Our beloved furry friends, dogs, can sometimes encounter health issues that leave us concerned and worried. One such problem that may arise is swollen eyes. While it can be alarming to see your canine companion experiencing discomfort, there are often simple home remedies you can try before rushing to the vet. In this article, we'll explore the possible causes of dog swollen eyes, how to recognize the symptoms, and most importantly, various safe and effective home treatments.

Dog Swollen Eyes

Understanding Swollen Eyes in Dogs

A swollen eye in a dog can be described as the abnormal enlargement of the eye due to fluid accumulation or inflammation. It is essential to recognize that a swollen eye is a symptom rather than a specific condition, meaning that the cause behind the swelling needs to be identified to determine the appropriate treatment.

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Common Causes of Swollen Eyes

Swollen eyes in dogs can be caused by various factors. Understanding the common causes can help you identify the underlying issue and seek appropriate treatment. Here are some frequent reasons for dog swollen eyes:

  • Allergies: Allergies are a common cause of swollen eyes in dogs. Just like humans, dogs can be allergic to pollen, dust mites, certain foods, or grooming products. When exposed to allergens, their immune system may react, leading to eye inflammation and swelling.
  • Infections: Bacterial or viral infections can affect the eyes and cause swelling. Conjunctivitis, for example, is an infection of the conjunctiva, the thin membrane covering the eye and inner eyelids. Infections can be highly contagious and may require prompt veterinary attention.
  • Trauma or Injury: Accidents or injuries to the eye area can result in swollen eyes. This can occur from rough play, scratches, or foreign objects getting into the eye. Eye injuries should be taken seriously and evaluated by a veterinarian.
  • Conjunctivitis: Also known as "pink eye," conjunctivitis is often caused by infections or irritants. It leads to red, swollen, and irritated eyes with a discharge.
  • Blocked Tear Ducts: Blocked tear ducts can cause tears to accumulate in the eye, leading to swelling and discomfort. This condition may require medical intervention to clear the blockage.
  • Ingrown Eyelashes: Sometimes, eyelashes can grow inwards towards the eye, irritating the eye's surface and causing swelling.
  • Glaucoma: Glaucoma is a condition characterized by increased pressure within the eye, leading to eye damage and swelling. It is a severe condition that requires immediate veterinary attention.
  • Corneal Ulcers: Corneal ulcers are open sores on the cornea, the clear outer layer of the eye. These ulcers can be painful and cause swelling around the eye.
  • Abscesses: An abscess near the eye can cause localized swelling and pain. These abscesses may result from infections or injuries.
  • Systemic Diseases: Some systemic diseases, such as autoimmune disorders or certain viral infections, can manifest with eye symptoms, including swelling.

If your happy dog experiences swollen eyes, it's crucial to observe for other accompanying symptoms and consult your veterinarian for a proper diagnosis. Identifying the cause early on will allow for timely and appropriate treatment, ensuring your dog's eye health and overall well-being.

Recognizing the Symptoms

Recognizing the symptoms of swollen eyes in good family dogs is essential for early detection and prompt care. Here are the common signs to look out for:

adult yellow Labrador retriever swollen eyes
  • Redness and Irritation: One of the primary indicators of swollen eyes is redness and irritation around the eye area. The white part of the eye (sclera) may appear redder than usual, indicating inflammation.
  • Excessive Tearing: If you notice your dog's eye tearing up more than usual, it may be a sign of a problem. Excessive tearing can occur due to eye irritation or inflammation.
  • Discharge and Crustiness: Swollen eyes in dogs may be accompanied by discharge from the eye. The discharge can vary in color and consistency, such as clear, yellow, or green. It may cause crustiness around the eye, especially after sleeping.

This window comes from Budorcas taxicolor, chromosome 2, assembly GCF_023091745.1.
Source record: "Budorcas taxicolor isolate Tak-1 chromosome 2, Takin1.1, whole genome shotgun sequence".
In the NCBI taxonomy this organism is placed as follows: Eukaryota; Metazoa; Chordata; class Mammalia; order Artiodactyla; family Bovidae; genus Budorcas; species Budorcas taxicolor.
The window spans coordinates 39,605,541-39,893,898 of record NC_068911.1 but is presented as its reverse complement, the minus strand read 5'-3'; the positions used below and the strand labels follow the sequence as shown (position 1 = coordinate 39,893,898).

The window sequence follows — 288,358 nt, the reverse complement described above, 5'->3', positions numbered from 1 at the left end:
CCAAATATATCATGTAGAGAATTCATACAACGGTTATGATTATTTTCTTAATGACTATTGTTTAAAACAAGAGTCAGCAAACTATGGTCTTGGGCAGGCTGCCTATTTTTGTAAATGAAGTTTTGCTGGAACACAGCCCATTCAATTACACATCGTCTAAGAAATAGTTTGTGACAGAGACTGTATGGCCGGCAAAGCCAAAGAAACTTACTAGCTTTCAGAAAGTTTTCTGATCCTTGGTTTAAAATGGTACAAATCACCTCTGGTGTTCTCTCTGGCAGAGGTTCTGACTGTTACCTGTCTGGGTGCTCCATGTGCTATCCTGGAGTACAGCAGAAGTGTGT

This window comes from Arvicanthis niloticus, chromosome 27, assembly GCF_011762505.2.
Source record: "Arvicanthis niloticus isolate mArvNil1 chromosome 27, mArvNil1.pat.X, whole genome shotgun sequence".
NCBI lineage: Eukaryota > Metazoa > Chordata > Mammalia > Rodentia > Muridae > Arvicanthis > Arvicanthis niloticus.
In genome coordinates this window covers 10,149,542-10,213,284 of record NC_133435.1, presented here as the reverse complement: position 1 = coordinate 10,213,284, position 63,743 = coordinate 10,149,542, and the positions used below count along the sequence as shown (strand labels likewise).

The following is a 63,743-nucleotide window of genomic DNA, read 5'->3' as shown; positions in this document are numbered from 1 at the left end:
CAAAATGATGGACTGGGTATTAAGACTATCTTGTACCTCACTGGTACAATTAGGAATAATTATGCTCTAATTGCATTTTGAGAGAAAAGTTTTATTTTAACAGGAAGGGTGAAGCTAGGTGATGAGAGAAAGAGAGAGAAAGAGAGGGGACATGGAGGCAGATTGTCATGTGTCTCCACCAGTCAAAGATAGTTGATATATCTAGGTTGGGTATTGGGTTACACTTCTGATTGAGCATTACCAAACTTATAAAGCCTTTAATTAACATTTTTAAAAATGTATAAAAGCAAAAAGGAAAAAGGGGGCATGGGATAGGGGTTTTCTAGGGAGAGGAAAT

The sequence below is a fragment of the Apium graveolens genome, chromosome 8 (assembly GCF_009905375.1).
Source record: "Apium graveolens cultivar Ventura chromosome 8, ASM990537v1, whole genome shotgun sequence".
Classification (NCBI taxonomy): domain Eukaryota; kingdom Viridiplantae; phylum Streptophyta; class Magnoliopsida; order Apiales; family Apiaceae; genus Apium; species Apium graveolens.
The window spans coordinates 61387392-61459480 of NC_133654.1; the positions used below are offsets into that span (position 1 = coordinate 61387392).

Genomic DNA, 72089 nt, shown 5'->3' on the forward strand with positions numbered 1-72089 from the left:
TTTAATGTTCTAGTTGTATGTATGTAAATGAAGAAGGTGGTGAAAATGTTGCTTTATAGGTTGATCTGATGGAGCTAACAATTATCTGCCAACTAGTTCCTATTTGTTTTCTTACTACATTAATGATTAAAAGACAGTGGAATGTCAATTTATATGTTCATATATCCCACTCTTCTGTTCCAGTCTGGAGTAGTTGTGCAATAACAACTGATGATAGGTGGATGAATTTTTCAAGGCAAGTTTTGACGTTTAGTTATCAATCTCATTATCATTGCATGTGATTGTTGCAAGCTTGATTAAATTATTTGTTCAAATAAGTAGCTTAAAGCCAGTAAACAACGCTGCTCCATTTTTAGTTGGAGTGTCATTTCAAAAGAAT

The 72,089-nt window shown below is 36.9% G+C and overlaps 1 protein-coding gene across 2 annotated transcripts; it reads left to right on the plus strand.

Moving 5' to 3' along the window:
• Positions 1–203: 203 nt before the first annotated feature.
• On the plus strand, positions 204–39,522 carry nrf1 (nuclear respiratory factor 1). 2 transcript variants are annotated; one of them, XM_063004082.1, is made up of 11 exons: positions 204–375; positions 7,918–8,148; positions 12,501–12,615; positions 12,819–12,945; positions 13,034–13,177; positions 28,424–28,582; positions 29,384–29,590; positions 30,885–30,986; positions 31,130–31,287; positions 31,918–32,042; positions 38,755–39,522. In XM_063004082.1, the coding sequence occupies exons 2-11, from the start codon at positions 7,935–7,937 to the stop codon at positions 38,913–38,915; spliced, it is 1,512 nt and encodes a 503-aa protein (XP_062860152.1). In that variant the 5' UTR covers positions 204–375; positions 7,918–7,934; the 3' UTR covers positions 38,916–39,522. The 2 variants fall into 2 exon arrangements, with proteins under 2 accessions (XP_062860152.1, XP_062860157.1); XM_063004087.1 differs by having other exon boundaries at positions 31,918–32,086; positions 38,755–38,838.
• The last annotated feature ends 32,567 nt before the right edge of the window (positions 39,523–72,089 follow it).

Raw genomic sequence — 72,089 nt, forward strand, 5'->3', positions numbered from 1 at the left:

• Squinting or Blinking Frequently: Dogs with swollen eyes often squint or blink more frequently than usual. Squinting is a natural response to protect the eye from further irritation or pain.
  • Pawing at the Eye: If your dog is constantly pawing at or rubbing their eye, it could indicate discomfort or pain. Pawing is their way of trying to alleviate the irritation.
  • Swelling of the Eyelids: Observe the eyelids for any noticeable swelling. Swollen eyelids can be a clear sign of eye inflammation.
  • Changes in Eye Appearance: In some cases, you may notice changes in the appearance of the eye, such as a change in size or shape. The eye may appear bulging or unusually larger than the other eye.
  • Reluctance to Open Eye: Dogs with swollen eyes may be hesitant to fully open the affected eye. They may keep it partially closed to reduce discomfort.
  • Sensitivity to Light: If your dog shows signs of sensitivity to light, such as avoiding well-lit areas or squinting in bright light, it could indicate eye inflammation.
  • Behavioral Changes: Swollen eyes can cause discomfort and impact your dog's behavior. They may become more subdued, lethargic, or avoid engaging in usual activities.

If you notice any of these symptoms in your dog, it's essential to monitor them closely and seek veterinary care if the symptoms persist or worsen. Remember that early intervention can prevent further complications and lead to a faster recovery for your canine companion. Your veterinarian can perform a thorough examination to determine the cause of the swelling and recommend the appropriate treatment.

When to Seek Veterinary Care

While home treatments can be helpful, certain situations require professional veterinary care. Contact your veterinarian if:

dog's swollen eyes

Knowing when to seek veterinary care for your dog's swollen eyes is crucial for their well-being. While some cases of swollen eyes may resolve with home remedies, certain situations require immediate professional attention. Here are the signs to look out for:

  • Severe Swelling: If your dog's eye is severely swollen, bulging, or looks notably larger than the other eye, it could be a sign of a serious underlying issue. Seek veterinary care promptly to identify and address the cause.
  • Visible Injury: If your dog has sustained an injury to the eye, such as a scratch or a puncture wound, it is essential to have it examined by a veterinarian. Eye injuries can be painful and prone to infection.
  • Cloudy Eye: If your dog's eye appears cloudy or hazy, it may indicate a more severe problem, such as cataracts or corneal ulcers. These conditions require professional assessment and treatment.